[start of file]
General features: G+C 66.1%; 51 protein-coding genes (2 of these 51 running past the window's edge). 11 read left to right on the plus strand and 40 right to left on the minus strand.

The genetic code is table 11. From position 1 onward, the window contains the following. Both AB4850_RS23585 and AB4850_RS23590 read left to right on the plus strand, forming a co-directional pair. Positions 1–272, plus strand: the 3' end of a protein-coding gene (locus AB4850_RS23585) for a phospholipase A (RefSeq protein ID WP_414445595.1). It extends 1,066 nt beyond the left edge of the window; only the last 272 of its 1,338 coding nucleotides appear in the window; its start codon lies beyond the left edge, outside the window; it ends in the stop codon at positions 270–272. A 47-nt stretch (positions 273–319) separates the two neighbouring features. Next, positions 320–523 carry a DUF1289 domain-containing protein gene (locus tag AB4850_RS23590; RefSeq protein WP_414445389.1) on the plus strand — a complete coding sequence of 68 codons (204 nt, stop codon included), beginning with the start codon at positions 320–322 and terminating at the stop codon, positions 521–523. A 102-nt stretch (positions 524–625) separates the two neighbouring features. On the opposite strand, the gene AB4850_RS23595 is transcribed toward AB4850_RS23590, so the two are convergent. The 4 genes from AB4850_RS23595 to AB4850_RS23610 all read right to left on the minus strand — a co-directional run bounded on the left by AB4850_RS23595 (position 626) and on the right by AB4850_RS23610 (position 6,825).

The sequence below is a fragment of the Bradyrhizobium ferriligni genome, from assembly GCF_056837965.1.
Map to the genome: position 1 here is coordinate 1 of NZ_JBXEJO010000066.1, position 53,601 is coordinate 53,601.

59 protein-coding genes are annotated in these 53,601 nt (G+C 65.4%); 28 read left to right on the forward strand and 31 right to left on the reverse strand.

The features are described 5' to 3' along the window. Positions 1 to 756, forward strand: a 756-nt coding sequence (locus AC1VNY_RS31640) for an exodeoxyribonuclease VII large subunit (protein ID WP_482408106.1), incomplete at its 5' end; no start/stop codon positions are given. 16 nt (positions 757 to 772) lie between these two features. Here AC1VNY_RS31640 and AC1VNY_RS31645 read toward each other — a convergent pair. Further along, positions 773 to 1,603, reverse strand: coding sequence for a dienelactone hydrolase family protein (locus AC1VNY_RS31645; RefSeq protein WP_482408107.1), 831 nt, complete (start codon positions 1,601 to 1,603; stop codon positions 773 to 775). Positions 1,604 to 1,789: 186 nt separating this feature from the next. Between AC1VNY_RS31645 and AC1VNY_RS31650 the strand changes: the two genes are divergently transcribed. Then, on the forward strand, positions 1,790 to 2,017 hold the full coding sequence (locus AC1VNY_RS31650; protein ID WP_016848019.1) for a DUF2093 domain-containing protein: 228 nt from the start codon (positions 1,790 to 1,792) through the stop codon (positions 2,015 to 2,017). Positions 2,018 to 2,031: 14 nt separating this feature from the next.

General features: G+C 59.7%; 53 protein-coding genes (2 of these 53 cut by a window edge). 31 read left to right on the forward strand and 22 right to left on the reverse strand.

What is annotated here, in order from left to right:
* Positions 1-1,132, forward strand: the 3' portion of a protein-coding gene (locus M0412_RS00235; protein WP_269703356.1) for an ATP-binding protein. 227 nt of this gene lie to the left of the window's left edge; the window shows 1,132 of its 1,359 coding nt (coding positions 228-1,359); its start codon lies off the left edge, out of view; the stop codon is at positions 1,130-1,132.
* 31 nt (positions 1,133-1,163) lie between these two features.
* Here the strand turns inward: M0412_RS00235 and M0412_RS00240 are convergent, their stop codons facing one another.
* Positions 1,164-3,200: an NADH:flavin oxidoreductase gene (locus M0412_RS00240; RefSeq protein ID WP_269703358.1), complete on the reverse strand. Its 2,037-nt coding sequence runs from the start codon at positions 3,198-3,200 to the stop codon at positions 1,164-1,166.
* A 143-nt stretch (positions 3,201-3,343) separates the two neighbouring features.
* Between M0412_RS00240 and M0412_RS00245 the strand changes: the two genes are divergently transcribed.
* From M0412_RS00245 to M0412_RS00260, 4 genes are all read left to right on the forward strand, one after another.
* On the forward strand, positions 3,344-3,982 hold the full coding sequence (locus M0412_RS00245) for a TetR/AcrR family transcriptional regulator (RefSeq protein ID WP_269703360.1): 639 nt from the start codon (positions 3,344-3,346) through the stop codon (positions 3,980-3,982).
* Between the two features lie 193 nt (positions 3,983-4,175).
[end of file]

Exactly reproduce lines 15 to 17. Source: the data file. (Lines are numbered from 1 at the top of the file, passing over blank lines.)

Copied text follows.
* From M0412_RS00245 to M0412_RS00260, 4 genes are all read left to right on the forward strand, one after another.
* On the forward strand, positions 3,344-3,982 hold the full coding sequence (locus M0412_RS00245) for a TetR/AcrR family transcriptional regulator (RefSeq protein ID WP_269703360.1): 639 nt from the start codon (positions 3,344-3,346) through the stop codon (positions 3,980-3,982).
* Between the two features lie 193 nt (positions 3,983-4,175).